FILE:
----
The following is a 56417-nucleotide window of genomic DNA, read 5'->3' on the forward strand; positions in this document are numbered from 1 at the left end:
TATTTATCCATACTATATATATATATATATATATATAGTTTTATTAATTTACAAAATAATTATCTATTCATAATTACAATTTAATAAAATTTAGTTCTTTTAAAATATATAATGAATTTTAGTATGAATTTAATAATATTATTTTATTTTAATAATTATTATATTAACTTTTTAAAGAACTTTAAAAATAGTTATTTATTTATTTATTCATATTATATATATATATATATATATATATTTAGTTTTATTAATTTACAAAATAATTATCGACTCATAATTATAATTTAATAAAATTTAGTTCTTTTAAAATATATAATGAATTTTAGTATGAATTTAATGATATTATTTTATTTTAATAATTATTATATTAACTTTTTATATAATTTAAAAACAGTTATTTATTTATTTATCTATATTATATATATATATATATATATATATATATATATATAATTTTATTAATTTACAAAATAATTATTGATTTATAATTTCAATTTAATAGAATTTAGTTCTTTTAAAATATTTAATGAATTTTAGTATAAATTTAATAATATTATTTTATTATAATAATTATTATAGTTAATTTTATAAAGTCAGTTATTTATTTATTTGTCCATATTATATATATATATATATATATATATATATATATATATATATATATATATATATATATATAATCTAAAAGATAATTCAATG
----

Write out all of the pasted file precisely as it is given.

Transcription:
The following is a 56417-nucleotide window of genomic DNA, read 5'->3' on the forward strand; positions in this document are numbered from 1 at the left end:
TATTTATCCATACTATATATATATATATATATATATAGTTTTATTAATTTACAAAATAATTATCTATTCATAATTACAATTTAATAAAATTTAGTTCTTTTAAAATATATAATGAATTTTAGTATGAATTTAATAATATTATTTTATTTTAATAATTATTATATTAACTTTTTAAAGAACTTTAAAAATAGTTATTTATTTATTTATTCATATTATATATATATATATATATATATATTTAGTTTTATTAATTTACAAAATAATTATCGACTCATAATTATAATTTAATAAAATTTAGTTCTTTTAAAATATATAATGAATTTTAGTATGAATTTAATGATATTATTTTATTTTAATAATTATTATATTAACTTTTTATATAATTTAAAAACAGTTATTTATTTATTTATCTATATTATATATATATATATATATATATATATATATATATAATTTTATTAATTTACAAAATAATTATTGATTTATAATTTCAATTTAATAGAATTTAGTTCTTTTAAAATATTTAATGAATTTTAGTATAAATTTAATAATATTATTTTATTATAATAATTATTATAGTTAATTTTATAAAGTCAGTTATTTATTTATTTGTCCATATTATATATATATATATATATATATATATATATATATATATATATATATATATATATATATAATCTAAAAGATAATTCAATG